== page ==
McCaulley uses this catechism to question “whether the Christianity that the enslaved were taught was indeed the Christianity of the Bible.” It’s clear that it wasn’t. In light of this, he points out that “early Black conversion entailed finding the real Jesus among the false alternatives contending for power in the culture (p. 78).

How do we find the real Jesus among the false alternatives? That’s not an easy question to answer. But surely, the first step is to realize how easy it is to get mixed up. Then we need to ask each other—and ourselves—some hard questions. Repent if the shoe fits. Try to make amends. And all the while, pray hard that the real Jesus finds us.

Ponder: By what insidious sleight of hand did a false version of the faith find its way into the hearts of so many? How do we find the real Jesus among the false alternatives?

Pray: Forgive us. Then find us, Lord Jesus, even as we try to find you.

 

*The prayer begins just before the 8-minute mark of this video shot by veteran war correspondent, Luke Mogelson. He is a contributing writer at the New Yorker.

Chased by a Train

Read: Exodus 3

Moses was keeping the flock of his father-in-law Jethro, the priest of Midian; he led his flock beyond the wilderness and came to Horeb, the mountain of God. There the angel of the LORD appeared to him in a flame of fire out of a bush; he looked, and the bush was blazing, yet it was not consumed. The Moses said, “I must turn aside and look at this great sight, and see why the bush is not burned up” (Exodus 3:1-3, NRSV).

Back at the beginning of the pandemic, I remember hearing people talk about their hope that lockdown could provide the sabbath rest they knew they needed.

Far be it from me to criticize that well-intentioned goal. I, after all, know myself to be the chief of sinners. I have spent much of my life behaving like I am being chased by a train. So, I can identify with the need to catch one’s breath.

But I wondered whether the pandemic had provided the respite for which my friends had hoped. So, I circled back and asked them.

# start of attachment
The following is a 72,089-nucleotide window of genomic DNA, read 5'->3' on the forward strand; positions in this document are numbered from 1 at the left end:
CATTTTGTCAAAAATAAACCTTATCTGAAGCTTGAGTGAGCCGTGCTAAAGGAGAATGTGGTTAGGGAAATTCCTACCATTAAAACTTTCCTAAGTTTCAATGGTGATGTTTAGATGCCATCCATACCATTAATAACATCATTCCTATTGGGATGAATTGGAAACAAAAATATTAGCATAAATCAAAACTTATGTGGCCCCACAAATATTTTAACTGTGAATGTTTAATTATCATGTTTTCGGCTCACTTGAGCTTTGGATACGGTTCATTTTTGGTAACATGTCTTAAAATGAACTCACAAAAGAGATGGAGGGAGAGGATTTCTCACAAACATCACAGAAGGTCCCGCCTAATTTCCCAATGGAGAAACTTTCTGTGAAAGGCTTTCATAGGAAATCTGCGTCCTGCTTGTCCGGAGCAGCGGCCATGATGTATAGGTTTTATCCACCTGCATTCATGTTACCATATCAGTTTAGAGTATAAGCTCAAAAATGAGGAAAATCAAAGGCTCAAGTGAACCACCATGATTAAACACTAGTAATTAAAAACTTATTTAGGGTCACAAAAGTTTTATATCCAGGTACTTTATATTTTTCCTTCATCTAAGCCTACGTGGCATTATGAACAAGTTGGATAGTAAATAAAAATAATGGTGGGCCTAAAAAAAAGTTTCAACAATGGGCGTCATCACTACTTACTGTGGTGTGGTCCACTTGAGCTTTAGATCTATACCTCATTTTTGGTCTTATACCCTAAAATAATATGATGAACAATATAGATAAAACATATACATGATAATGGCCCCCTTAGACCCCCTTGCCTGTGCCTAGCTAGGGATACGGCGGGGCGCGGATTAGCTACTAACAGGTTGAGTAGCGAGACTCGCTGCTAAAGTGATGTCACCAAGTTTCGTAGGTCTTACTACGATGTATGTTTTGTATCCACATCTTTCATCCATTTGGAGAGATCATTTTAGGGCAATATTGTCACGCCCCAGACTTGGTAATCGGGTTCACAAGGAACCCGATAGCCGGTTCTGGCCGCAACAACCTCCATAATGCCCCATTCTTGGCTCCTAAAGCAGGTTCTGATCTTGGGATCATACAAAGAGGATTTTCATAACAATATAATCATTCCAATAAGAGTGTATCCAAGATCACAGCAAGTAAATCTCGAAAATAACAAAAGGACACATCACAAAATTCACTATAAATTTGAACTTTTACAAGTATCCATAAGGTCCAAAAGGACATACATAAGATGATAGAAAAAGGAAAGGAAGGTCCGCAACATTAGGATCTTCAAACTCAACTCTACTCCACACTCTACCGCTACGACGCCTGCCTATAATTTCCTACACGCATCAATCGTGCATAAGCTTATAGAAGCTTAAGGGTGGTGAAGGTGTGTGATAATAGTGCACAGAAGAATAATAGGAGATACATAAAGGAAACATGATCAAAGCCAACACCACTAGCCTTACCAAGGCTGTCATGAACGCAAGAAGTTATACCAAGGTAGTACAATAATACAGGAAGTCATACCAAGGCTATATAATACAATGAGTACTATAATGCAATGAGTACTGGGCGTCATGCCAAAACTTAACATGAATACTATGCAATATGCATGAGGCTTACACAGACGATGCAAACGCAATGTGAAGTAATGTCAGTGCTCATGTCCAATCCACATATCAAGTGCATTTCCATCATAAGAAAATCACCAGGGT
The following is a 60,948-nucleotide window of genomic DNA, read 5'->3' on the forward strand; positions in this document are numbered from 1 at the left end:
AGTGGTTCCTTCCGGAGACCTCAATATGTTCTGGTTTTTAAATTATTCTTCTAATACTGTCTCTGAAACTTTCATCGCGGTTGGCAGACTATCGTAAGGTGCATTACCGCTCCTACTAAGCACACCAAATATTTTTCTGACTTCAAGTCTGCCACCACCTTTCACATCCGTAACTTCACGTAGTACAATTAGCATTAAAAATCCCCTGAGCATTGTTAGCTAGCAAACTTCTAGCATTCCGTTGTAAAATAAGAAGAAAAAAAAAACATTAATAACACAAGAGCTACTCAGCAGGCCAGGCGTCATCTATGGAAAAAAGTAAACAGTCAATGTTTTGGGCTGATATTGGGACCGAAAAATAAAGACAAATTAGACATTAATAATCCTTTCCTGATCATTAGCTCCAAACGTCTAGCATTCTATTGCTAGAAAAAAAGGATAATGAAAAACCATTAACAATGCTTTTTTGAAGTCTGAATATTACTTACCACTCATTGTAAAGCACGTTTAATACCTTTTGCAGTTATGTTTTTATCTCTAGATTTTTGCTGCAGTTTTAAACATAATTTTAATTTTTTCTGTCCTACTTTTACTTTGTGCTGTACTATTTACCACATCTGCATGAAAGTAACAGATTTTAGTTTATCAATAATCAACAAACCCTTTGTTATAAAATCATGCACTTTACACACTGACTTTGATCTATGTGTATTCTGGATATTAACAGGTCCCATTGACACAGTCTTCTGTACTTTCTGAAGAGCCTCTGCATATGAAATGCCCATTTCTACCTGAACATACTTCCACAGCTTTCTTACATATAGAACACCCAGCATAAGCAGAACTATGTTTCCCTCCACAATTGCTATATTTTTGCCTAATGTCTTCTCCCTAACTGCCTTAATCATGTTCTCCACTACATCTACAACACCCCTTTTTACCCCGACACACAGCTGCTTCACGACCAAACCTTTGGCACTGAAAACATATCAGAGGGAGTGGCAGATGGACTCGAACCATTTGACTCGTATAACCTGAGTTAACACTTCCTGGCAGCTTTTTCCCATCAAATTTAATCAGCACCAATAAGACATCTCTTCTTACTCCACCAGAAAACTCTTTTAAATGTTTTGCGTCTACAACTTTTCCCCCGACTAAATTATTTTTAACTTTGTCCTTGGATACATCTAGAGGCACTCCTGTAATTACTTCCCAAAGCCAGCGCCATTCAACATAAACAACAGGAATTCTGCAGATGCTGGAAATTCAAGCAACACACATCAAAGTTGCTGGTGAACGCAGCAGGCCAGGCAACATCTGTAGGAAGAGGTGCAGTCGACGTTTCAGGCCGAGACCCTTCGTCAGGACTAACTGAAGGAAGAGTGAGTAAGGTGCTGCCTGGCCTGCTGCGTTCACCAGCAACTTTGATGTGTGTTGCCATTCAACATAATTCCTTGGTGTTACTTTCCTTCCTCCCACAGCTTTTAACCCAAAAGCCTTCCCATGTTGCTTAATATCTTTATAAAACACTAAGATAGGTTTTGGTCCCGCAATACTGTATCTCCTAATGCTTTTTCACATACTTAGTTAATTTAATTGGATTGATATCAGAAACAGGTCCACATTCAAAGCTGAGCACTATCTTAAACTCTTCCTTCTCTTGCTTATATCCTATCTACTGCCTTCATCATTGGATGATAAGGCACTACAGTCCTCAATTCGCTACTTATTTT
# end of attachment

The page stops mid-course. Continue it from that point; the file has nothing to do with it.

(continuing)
The consensus seems to be that it has been a mixed bag. Sure, we’ve learned some things. We have learned to savor evenings in front of the fire. We bake more bread (yes, sourdough). We take more walks. All good—but also all evidence of a level of privilege that many do not enjoy. Parents with school-age children are having a very different pandemic experience. Those who have lost jobs and loved ones are in another universe of pain, depression, and anxiety. All of us long for the day we can step back into the sunshine of a human embrace—not to mention a good, old-fashioned party.

When we look back on the experience—somewhere ages and ages hence—I suspect that we will see that the pandemic took far more than it gave. Even for the optimists, it was not the change that was “as good as a rest.”

Cal Newport has a new book out that explains part of the problem for many of us. It’s called, A World without E-Mail, and it highlights the down side of this relentless connection to a “hyperactive hive mind.”* While acknowledging the attributes of having “fast, asynchronous communication,” Newport also points out that “this way of working makes us miserable. It just clashes with our fundamental human wiring to have this nonstop piling up of communication from our tribe members that we can’t keep up with.”

I don’t know about you, but this explains a lot about that “chased by a train” feeling that many of us have, even when we’re working from home.

We can’t blame email for all our ills, of course. It is only part of a complicated picture. At the end of the day, we have to take responsibility for ourselves, and this may involve making some hard and deliberate decisions about how we live our lives.

Which brings us to Moses—finally.

Consider this poem by Welsh poet, R.S. Thomas. It’s called, “The Bright Field,” and it highlights the moment when Moses turns aside to check out the burning bush: